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First Edition Cycling News, Wednesday, May 16, 2012

Date published:
May 16, 2012, 1:00 BST
  • Video: Eisel talks about Cavendish crashes and Giro d'Italia GC

    Bernhard Eisel (Team Sky)
    Article published:
    May 15, 2012, 20:45 BST
    Cycling News

    Austrian worried by teammate's spills, tips Italian trio for glory

    Team Sky's Bernhard Eisel spoke exclusively to Cyclingnews this morning ahead of the 10th stage of the 2012 Giro d'Italia and was in candid mood as he prepared to tackle the spectacular stage up to the historic town of Assisi.

    The hot topic was the crash on stage 9 the previous afternoon, which had seen his close friend and teammate Mark Cavendish take a nasty fall in the finale for the second time in a week. The English sprinter was well-positioned both times to challenge for the stage win, which would have potentially given him four victories instead of the two he has already racked up.

    When asked if he was surprised that Cavendish hadn't won more stages, Eisel said, "He has won twice and got wiped out twice by somebody, so we can't expect more than that... it's not healthy if you keep on crashing...the Giro is hard enough without crashes."

    Eisel also predicted an Italian victory overall, stating that Ivan Basso (Liquigas-Cannondale) and Michele Scarponi (Lampre-ISD) were well placed as the race approaches the halfway point and that Domenico Pozzovivo (Colnago-CSF Inox) could prove hard to peg back as the third week progresses.

  • Cummings, Morabito abandon Amgen Tour of California

    Stephen Cummings (BMC Racing Team) and
    Article published:
    May 15, 2012, 22:04 BST
    Cycling News

    Ochowicz regrets loss of two BMC climbers after crash

    The BMC Racing team came to the Amgen Tour of California with the goal of delivering American Tejay van Garderen to the overall victory, but the team's ride so far has been rocky. General manager Jim Ochowicz confirmed to Cyclingnews that Steve Morabito and Stephen Cummings would not be able to take the stage 3 start in San Jose due to injuries sustained in the previous day's crash with 4km to go.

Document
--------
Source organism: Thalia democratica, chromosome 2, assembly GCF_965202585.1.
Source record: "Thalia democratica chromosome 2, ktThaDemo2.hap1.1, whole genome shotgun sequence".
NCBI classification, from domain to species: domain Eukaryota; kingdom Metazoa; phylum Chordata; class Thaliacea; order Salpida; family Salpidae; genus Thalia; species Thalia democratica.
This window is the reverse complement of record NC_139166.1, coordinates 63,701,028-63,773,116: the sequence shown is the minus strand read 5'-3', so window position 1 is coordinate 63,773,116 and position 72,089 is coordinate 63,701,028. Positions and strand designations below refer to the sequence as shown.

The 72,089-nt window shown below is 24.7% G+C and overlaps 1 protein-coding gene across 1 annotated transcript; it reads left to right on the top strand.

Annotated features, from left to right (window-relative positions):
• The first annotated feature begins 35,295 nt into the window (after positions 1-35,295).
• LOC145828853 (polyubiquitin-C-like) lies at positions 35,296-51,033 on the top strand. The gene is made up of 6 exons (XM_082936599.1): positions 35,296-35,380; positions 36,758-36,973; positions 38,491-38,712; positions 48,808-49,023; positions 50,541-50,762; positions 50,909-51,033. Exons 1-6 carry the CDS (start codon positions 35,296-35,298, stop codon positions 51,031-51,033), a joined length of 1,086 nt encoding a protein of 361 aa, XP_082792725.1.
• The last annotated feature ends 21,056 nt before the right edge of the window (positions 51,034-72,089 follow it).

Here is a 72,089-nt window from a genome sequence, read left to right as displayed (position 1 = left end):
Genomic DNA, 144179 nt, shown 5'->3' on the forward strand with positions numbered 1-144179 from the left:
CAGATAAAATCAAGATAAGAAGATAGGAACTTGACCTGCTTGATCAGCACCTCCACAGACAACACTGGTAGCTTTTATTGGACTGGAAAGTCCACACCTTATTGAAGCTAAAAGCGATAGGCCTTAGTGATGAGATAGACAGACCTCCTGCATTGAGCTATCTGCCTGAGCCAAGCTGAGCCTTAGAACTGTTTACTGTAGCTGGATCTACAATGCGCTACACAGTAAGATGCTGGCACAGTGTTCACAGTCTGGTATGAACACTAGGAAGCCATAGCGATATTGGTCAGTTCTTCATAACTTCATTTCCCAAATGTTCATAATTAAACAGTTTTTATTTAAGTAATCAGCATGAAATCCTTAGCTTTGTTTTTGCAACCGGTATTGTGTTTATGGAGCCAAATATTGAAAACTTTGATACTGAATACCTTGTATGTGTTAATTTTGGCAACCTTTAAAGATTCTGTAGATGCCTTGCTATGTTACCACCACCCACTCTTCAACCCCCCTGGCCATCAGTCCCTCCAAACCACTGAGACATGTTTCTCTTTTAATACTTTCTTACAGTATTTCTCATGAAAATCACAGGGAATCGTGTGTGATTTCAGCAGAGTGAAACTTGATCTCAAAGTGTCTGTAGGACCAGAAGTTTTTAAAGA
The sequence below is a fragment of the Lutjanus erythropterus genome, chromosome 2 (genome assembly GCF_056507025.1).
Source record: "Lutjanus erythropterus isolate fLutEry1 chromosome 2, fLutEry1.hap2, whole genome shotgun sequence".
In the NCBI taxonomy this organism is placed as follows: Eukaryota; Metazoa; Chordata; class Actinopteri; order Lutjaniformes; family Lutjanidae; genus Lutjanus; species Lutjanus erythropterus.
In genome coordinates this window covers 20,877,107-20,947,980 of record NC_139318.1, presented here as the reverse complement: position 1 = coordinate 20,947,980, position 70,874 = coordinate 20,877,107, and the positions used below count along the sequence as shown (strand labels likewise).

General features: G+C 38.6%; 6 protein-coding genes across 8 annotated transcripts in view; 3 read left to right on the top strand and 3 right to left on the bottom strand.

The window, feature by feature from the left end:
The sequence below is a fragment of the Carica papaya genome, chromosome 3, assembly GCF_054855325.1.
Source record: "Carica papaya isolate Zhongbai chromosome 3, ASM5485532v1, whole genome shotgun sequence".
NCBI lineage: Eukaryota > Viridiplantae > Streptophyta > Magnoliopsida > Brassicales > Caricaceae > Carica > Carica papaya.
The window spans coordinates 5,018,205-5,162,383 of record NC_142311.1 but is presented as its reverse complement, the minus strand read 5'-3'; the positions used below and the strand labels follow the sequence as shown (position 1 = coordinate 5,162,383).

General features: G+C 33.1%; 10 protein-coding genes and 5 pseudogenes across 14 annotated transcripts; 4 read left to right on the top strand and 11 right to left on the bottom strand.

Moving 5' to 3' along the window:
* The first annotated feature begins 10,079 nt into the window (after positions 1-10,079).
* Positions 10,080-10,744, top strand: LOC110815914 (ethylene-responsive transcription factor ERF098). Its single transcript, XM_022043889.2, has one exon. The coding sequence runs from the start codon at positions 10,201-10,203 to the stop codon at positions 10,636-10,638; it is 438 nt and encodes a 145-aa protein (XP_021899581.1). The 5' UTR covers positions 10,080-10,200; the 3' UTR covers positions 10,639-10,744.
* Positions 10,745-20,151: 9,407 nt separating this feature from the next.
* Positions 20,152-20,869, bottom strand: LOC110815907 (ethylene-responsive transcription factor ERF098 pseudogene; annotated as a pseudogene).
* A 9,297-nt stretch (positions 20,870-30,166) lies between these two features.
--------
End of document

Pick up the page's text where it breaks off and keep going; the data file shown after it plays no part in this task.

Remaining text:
Morabito sustained deep wounds to his left elbow and shoulder and will visit a local clinic for x-rays on his shoulder today, while Cummings re-injured the same wrist which he broke six weeks ago.

    "It's a shame they aren't able to continue," Ochowivz told Cyclingnews. "Both of them are good climbers and were here to work for Tejay. But, we'll carry on without them as best we can."

    It was the third major injury of the year for Cummings, who broke his pelvis in the Volta ao Algarve in February and came back in the Vuelta a Pais Vasco only to break his wrist on stage 5.

    "I've got experience at this now," Cummings joked on his latest injury. "So if my wrist is broken again, I'll just go on the trainer and it won't take me long to come back."

    The crash was the second of the day for the team, as two riders tumbled on the Empire Grade ascent without injury, and then with 4km to go the team was lined up on the right side of the road on the rapid run into Aptos when disaster struck. "It happened so fast I didn't even have time to brake," Morabito said. "It was a huge road and there were only 60 guys so it was a case of being in the right place at the wrong time."

    Morabito was a key...

  • Matthew Lloyd ready to roll into the Dauphiné, then the Tour

    Matthew Lloyd (Lampre - ISD)